The Administrative Court of Hamburg recently overturned an order of the Hamburg Data Protection Authority (DPA) against Facebook. The Court held that Irish, not German, data protection law was applicable, despite the existence of an office of Facebook in Germany.
A woman complained to the Hamburg DPA after Facebook blocked her account for using a pseudonym, requested a copy of some identification and unilaterally changed her username to her real name. The Hamburg DPA found that Facebook could not unilaterally change users’ chosen usernames to their real names, nor ask them for official identification, as German data protection law provides a right to a pseudonymous online profile.
Overturning the DPA’s decision, the Hamburg Court found that the business operations of Facebook Ireland and Facebook Germany constitute an "establishment" within the meaning of Article 4 (1)(a) of the Data Protection Directive 95/46/EC (the Directive). However, it held that if several national data protection laws might apply due to the fact that the data controller is established in several Member States, then it is the law of the EU member state which the disputed data processing is most closely associated with which is to be applied. According to the Hamburg Court, that was Facebook Ireland in this case, where Facebook has its European Headquarters. The Hamburg Court refused to apply a broad interpretation of the "establishment" test in Article 4(1)(a) of the Directive. It distinguished the CJEU’s judgment in Google Spain on the basis that the controller (Facebook) was established in an EU Member State, so that there was no risk that natural persons affected by the contested data processing operation would be deprived of the protection offered by the Directive.
A controversial issue
The question as to whether companies having a designated EU headquarters (acting as a controller) need comply with only one national law within the EU, or also with the laws of EU Member States in which they have a relevant establishment, has been a subject of much controversy in recent years. The Hamburg Court’s decision is to be welcomed insofar as it interprets Article 4(1)(a) in a manner which means that multi-national companies, such as Facebook, might avoid having to comply with a multitude of conflicting national data protection laws. However, companies should be aware that the decision contrasts with the broad interpretation of the territorial reach of Article 4(1)(a) taken by the Court of Justice of the European Union (CJEU) in Google Spain (C-131/12) and Weltimmo (C-230/14), and also by the Article 29 Working Party in its recent Update on Opinion 8/2010 on applicable law, published last December 2015. Until the "establishment" test in Article 4(1)(a) is further clarified by the CJEU, it would be prudent for companies operating across the EU to ensure they co-operate with local DPAs in each Member State in which they have establishments.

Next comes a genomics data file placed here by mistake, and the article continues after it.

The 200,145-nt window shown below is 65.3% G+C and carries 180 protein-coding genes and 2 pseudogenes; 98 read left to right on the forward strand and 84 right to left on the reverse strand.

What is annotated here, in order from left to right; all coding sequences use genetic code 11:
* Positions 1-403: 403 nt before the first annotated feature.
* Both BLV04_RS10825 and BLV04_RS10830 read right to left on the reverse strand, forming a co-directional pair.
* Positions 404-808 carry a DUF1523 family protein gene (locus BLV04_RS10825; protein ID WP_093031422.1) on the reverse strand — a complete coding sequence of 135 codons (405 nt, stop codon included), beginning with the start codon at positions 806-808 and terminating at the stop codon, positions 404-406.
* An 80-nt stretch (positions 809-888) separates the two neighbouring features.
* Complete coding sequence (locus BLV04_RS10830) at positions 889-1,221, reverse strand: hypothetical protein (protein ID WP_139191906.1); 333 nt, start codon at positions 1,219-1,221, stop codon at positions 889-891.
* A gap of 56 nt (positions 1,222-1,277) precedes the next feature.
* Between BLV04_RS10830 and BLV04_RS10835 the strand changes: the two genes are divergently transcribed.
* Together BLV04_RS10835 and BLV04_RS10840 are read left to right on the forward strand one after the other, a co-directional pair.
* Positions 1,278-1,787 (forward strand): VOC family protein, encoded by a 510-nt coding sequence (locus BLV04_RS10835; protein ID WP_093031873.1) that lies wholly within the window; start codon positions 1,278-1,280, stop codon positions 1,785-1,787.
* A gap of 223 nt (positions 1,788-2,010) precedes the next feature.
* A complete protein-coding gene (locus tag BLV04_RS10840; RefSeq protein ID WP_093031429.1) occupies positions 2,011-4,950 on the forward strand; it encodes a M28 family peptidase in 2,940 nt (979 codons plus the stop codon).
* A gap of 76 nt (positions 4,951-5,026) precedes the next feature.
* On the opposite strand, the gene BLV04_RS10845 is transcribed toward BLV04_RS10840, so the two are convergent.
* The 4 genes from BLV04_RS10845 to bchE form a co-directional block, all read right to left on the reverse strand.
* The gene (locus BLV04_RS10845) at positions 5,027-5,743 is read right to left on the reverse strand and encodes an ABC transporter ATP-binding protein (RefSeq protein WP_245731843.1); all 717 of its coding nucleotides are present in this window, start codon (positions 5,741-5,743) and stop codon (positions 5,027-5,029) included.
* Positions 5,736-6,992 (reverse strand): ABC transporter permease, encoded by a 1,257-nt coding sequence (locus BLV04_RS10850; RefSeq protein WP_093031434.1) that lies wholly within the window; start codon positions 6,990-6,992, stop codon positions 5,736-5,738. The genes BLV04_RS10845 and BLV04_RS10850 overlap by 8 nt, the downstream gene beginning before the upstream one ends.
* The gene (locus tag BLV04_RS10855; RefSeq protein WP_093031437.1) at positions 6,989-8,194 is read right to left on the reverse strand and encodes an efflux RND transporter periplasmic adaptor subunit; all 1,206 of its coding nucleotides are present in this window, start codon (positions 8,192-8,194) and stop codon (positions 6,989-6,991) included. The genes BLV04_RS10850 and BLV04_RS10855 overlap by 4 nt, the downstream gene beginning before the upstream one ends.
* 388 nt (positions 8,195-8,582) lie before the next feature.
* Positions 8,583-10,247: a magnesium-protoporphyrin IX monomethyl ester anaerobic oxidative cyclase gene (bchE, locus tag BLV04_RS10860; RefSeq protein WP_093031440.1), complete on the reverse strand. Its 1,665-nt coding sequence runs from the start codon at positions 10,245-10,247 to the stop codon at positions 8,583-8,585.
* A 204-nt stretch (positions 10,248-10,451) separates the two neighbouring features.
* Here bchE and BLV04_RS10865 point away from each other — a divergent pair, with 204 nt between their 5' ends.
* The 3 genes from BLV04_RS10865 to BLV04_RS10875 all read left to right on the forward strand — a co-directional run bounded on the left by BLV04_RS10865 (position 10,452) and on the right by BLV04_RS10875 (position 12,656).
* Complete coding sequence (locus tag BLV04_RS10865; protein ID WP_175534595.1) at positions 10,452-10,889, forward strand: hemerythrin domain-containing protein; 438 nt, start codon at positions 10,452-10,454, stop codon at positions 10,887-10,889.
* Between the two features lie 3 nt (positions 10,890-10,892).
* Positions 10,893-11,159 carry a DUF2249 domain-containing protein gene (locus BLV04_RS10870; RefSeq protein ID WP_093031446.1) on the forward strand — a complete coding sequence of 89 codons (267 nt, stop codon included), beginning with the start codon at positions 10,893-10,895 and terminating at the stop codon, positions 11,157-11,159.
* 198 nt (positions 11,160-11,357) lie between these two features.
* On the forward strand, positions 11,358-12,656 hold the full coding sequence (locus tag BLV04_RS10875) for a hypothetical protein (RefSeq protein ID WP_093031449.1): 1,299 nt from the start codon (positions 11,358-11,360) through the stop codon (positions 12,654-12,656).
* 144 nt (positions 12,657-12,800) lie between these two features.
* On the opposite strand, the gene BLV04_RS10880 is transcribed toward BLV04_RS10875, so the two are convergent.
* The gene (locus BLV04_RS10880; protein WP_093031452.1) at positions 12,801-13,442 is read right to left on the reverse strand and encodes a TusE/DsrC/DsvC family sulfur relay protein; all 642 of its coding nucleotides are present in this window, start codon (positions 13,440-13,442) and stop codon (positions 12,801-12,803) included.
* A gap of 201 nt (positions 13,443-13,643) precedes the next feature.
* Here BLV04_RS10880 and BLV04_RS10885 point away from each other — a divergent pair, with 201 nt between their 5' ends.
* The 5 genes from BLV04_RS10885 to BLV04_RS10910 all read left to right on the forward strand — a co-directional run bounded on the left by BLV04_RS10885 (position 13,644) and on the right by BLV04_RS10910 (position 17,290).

The CJEU’s broad interpretation of the territorial reach of the Directive
Article 4(1)(a) provides for the territorial reach of the Directive. It provides that each Member State will apply the national laws it adopts pursuant to the Directive where: "the processing is carried out in the context of the activities of an establishment of the controller on the territory of the Member State; [and] when the same controller is established on the territory of several Member States, he must take the necessary measures to ensure that each of these establishments complies with the obligations laid down by the national law applicable".
In Google Spain, the CJEU found that EU law extends to data processing conducted by a foreign data controller established outside the EU, which has a relevant establishment in the EU. The CJEU held that Article 4(1)(a) does not necessarily require the processing of personal data to be carried out "by" the relevant establishment itself, rather it is sufficient if the processing is carried out "in the context of the activities" of the establishment. The CJEU concluded that the sales generated by Google’s establishment in Spain, which promotes and sells advertising space, were "inextricably linked to" the processing carried out by US-based Google Inc.’s search engine, and that this "inextricable" link was sufficient to trigger the applicability of Spanish law.